The Immigrant Council of Ireland says under-reporting of racist incidents is a huge problem
A new anti-racism campaign has been launched across Ireland's public transport network this afternoon.
The campaign features hundreds of commuters standing in solidarity against racism.
Over 1,000 selfies, donated by passengers, have been amalgamated to form portraits of male and female migrants to create the artwork for the push.
Brian Killoran, CEO of the Immigrant Council of Ireland said the message is simple: "racism has no place on public transport or in our society."
He said under-reporting of racist incidents remains a huge problem in Ireland.
"We hope that in the future there will be a better recording mechanism around racism in Ireland," he said.
"We have done it ourselves form a non-Governmental point of view in the past.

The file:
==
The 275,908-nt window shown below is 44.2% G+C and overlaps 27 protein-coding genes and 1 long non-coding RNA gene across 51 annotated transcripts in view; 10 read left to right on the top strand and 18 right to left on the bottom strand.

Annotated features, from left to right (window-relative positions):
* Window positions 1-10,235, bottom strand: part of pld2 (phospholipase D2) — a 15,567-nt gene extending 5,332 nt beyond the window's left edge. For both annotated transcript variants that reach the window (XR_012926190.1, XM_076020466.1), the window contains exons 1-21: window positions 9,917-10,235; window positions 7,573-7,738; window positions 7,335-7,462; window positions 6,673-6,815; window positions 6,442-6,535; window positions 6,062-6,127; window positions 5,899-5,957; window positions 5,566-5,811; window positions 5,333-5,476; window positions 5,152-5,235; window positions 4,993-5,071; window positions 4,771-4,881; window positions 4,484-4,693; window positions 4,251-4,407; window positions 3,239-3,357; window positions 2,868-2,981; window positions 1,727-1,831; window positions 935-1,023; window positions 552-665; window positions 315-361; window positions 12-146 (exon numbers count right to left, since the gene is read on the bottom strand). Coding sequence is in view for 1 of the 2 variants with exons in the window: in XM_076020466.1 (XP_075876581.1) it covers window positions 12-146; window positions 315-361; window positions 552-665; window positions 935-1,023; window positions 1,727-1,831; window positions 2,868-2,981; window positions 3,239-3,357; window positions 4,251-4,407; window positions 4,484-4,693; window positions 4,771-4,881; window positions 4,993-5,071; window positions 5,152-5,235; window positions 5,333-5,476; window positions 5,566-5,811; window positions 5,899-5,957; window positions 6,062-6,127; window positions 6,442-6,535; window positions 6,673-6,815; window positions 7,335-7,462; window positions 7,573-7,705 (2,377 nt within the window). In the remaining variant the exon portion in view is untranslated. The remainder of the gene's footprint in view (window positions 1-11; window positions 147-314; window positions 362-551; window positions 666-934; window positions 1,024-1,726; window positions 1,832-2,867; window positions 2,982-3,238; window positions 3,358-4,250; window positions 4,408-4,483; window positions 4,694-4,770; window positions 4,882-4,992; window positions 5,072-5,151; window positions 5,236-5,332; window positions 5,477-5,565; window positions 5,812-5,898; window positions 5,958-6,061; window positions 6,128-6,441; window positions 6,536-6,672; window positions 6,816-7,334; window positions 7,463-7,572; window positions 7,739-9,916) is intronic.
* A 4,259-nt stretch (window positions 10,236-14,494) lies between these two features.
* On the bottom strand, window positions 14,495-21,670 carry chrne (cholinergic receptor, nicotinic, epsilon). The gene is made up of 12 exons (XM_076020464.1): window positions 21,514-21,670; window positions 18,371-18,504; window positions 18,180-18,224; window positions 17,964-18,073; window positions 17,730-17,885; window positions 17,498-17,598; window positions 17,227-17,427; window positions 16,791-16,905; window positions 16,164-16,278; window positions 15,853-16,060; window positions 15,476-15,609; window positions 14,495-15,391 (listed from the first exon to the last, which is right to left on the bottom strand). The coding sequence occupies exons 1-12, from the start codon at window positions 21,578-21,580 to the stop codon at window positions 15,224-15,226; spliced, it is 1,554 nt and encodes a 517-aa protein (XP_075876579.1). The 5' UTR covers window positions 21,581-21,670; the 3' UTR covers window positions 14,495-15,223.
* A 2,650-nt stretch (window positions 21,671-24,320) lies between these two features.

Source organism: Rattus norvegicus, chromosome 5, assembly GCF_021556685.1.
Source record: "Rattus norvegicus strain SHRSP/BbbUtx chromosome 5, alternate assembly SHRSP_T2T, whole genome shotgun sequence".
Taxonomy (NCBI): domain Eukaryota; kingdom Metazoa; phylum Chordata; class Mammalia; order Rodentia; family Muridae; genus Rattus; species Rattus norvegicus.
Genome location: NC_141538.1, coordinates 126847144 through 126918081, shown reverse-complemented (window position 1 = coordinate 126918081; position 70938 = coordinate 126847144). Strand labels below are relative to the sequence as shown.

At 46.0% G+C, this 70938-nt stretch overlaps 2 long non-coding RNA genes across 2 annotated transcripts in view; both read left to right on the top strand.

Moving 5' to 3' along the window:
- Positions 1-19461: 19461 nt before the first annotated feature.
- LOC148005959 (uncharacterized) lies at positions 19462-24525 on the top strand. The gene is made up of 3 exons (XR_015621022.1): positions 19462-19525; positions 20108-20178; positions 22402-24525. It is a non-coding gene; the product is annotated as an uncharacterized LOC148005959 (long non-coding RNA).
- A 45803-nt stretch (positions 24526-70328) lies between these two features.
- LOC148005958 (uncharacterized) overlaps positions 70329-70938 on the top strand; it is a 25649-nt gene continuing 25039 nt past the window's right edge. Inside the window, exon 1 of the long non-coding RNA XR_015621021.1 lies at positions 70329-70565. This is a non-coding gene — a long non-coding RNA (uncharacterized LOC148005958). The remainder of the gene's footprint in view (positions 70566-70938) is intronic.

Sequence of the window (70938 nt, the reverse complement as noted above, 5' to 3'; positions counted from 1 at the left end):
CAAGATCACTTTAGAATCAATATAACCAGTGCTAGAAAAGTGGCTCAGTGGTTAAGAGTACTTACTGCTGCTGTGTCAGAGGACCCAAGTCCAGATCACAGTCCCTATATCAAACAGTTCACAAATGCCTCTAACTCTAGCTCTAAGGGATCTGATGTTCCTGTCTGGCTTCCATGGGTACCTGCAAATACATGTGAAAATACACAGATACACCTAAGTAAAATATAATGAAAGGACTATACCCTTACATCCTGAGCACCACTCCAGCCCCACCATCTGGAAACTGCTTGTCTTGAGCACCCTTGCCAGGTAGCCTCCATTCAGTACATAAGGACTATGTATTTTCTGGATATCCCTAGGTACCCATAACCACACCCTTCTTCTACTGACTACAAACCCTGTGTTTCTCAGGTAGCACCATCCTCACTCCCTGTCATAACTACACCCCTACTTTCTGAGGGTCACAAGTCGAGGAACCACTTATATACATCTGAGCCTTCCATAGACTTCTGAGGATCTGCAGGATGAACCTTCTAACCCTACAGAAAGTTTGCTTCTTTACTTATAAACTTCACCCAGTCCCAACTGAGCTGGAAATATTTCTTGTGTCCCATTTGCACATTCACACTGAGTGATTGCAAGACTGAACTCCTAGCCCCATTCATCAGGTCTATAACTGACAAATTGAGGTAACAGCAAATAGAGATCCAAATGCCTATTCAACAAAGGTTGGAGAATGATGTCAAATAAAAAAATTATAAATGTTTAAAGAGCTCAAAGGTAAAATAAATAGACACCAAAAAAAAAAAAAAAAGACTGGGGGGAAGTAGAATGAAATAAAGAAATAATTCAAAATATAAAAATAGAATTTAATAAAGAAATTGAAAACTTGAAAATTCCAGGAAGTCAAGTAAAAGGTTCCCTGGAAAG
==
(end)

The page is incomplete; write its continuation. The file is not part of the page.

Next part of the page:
"In some years we have had 250 or 300 reports to us, which we would say is only a snapshot of what is happening out there.
"But unfortunately over the last number of years we haven't had the resources to do that, even the reporting of it - which is really problematic because if people don't report things, we don't know the scale of the problem and we can't respond properly to it."
Love this! Very proud for @immigrationIRL to once again partner with all of Ireland's public transport for this campaign. 1600 posters across the country for 2 weeks, including flags on the Liffy' promoting a message of anti-racism. Powerful. pic.twitter.com/u7c1yOwtU6— Brian Killoran (@BriKi) August 10, 2018
The campaign, run by Transport for Ireland in partnership with the Immigrant Council of Ireland is now entering its sixth year.
Sammy Akorede has worked for Luas operator Transdev for the last 14 years - and was once physically assaulted in a racist attack:
"Virtually every day we encounter a series of abuses," he said.
"Minor ones, like people calling you names and then walking off, to more serious ones in terms of gravity.
"From minor abuses to physical attack."
More than 1,600 posters will be displayed across the transport system over the next two weeks.